The Fawkes is a free, open source software that uses artificial intelligence to subtly modify your photos to trick face recognition software.
Well-known face recognition poses a serious threat to privacy. The idea that the photos you share on the internet are collected by algorithm training companies, which in turn are sold commercially, is quite disturbing. Theoretically anyone can buy these tools, take a picture of a stranger and find out who they are in seconds.
Worse still, such a huge base could be rented as a service provider with the help of a fast wireless GSM internet, like the 5G that is coming, to be able to see online the name of each person who passes by you.
Although we are still far from such an ominous situation, researchers have already started the cat-mouse game. One solution to face recognition is a tool called Fawkes and was created in the Sand Lab of the University of Chicago. It was named Fawkes from Guy's masks Fawkes worn by the revolutionaries, in the film V for Vendetta.
The Fawkes software uses artificial intelligence to alter your photos, in a subtle and almost imperceptible way, to trick facial recognition systems.
See for example the following photo of Queen Elizabeth, with the left one being normal and the right one being "teased".
The way the software works is a bit complicated and the passage of your photos through it Fawkes does not make you invisible in face recognition. Instead, the software makes subtle changes to your photos so that any algorithm that scans these images in the future will see you as a different person. Essentially, his surgery Fawkes in your photos is like adding an invisible mask to your selfies.
Its creators call this process "cloaking" and rely on destroying points that face recognition systems read and rely on. They cite the example of the face recognition company Clearview AI, which claims that has collected about three billion images of people from sites like Facebook, YouTube and Venmo, and which he uses to identify strangers. But according to its manufacturers Fawkes, if the photos you share on the Internet have been "teased" through it Fawkes, then the person who will be in the database and who will be able to recognize the algorithm will not actually be yours.
According to the University of Chicago team, the Fawkes is 100% successful against state-of-the-art face recognition services, such as Microsoft (Azure Face), Amazon (Recognition) and the Face ++ of the Chinese company Megvii.
The six-member team behind it Fawkes, Shawn Shan, Emily Wenger, Jiayun Zhang, Huiying Li, Haitao Zheng and Ben Y. Zhao, published in early 2020 a task for its algorithm. At the end of last month it was also released Fawkes as free software for windows and mac that anyone can download and use. To date it is said to have descended more than 100.000 times.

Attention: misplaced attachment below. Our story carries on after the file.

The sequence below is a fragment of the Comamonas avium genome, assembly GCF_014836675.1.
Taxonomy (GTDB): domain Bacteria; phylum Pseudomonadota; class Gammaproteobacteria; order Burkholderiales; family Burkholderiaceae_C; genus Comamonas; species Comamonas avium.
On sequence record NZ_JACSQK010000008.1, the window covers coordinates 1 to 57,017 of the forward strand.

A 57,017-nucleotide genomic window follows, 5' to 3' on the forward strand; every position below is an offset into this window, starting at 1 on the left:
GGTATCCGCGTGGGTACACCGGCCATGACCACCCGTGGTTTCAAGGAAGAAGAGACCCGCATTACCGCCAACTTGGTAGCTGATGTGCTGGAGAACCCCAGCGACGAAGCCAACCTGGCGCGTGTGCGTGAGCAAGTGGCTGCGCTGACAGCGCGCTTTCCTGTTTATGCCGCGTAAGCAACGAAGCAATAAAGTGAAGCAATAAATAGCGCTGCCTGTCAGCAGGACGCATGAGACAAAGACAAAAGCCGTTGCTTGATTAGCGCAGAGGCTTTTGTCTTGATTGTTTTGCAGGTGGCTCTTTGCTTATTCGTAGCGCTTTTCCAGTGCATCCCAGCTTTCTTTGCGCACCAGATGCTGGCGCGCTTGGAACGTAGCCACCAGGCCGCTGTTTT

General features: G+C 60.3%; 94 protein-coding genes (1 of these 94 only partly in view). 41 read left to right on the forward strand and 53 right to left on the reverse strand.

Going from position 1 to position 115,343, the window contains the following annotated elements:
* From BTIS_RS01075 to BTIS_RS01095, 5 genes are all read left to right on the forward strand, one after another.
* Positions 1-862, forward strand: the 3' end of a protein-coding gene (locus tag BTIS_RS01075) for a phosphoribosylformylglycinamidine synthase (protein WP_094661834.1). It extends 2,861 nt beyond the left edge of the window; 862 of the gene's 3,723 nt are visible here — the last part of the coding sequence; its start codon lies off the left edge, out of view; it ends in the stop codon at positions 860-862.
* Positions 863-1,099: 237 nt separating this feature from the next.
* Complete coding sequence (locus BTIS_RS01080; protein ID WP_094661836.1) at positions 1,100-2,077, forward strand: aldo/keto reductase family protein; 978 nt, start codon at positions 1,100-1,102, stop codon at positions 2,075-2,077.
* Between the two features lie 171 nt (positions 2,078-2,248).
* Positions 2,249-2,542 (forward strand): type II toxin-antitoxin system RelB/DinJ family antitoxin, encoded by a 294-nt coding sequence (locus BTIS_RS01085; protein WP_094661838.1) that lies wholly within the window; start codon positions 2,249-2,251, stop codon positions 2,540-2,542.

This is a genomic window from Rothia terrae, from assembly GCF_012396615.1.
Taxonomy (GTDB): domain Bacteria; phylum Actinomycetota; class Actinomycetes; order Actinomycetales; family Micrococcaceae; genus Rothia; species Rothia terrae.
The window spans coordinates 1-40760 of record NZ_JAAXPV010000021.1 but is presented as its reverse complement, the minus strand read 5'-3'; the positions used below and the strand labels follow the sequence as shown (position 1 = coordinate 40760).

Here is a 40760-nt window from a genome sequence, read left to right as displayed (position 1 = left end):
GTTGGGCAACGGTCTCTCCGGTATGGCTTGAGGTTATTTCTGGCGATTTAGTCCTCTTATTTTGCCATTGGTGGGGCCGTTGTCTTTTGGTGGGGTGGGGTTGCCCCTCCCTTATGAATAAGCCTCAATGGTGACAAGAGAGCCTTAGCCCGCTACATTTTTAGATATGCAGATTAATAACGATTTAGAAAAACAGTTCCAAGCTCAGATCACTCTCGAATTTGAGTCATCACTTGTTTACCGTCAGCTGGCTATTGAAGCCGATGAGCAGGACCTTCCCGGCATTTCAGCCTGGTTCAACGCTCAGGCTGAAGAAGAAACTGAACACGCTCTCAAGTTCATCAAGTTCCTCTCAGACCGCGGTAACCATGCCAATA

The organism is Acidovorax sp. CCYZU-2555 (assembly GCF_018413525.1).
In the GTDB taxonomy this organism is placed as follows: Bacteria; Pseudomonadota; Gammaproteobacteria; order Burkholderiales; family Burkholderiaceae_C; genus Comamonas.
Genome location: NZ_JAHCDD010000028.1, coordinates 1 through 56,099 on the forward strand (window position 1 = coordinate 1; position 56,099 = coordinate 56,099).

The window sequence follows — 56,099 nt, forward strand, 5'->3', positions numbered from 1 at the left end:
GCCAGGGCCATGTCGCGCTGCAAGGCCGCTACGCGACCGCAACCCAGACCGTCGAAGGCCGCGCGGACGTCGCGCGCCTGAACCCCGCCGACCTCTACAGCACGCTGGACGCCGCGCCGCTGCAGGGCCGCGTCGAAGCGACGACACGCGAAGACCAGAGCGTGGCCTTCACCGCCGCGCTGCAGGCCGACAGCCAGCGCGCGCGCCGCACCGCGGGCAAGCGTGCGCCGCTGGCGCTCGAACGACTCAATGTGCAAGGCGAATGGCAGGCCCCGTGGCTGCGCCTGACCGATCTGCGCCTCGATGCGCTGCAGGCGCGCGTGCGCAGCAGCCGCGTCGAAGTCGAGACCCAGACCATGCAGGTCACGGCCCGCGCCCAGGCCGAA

The Fawkes it is easy to use and takes a few minutes to process each image and the changes it makes are mostly imperceptible.
But it is Fawkes the general solution for privacy? It is doubtful.
For a start, there is the problem of adoption. If you read this article and decide to use it Fawkes to hide any photos you upload to social media in the future, you will definitely be in the minority. Face recognition is a concern because it is a trend aimed at the whole society and so the solution should be used by the whole society. If know-how protects the selfies of certain users, it simply creates inequality and discrimination.
Second, many companies that sell face recognition algorithms have been creating face databases for a long time and you cannot retrieve this information retrospectively. Clearview CEO Hoan Ton-That told the Times that "there are billions of unmodified photos on the Internet, all in different social media." In practice, it may be too late to perfect a technology such as Fawkes, and to develop it on a global scale.
Of course, in the opposite of the above claims the team behind it Fawkes disagrees. They note that although companies like Clearview claim to have billions of photos, that does not mean much, even when they are supposed to be recognized by hundreds of millions of users. Chances are, Clearview has only a very small number of publicly accessible photos. And if people upload more photos from the past in the future Fawkes, sooner or later the amount of "teased" images will exceed normal.
The team Fawkes admits that in order for their software to make a difference, it needs to be released more widely. They have no plans to create a web application or a mobile app, but hope that companies like Facebook to integrate in the future in their platform, a technology similar to Fawkes.
The integration of this technology would be in the interest of these companies, says Zhao. After all, companies like Facebook people do not want to stop sharing photos and as long as face recognition companies are still able to collect the data they need from public images, the use of technology is deemed necessary Fawkes. And while the integration of this technology at the moment may have only a small effect, for current users, it could help future generations to sign up on these platforms without fear.
“Adoption by larger platforms, e.g. the Facebook or else, it could over time negatively affect Clearview, making their technology so inefficient that it will no longer be useful or cost-effective as a service, ”says Zhao.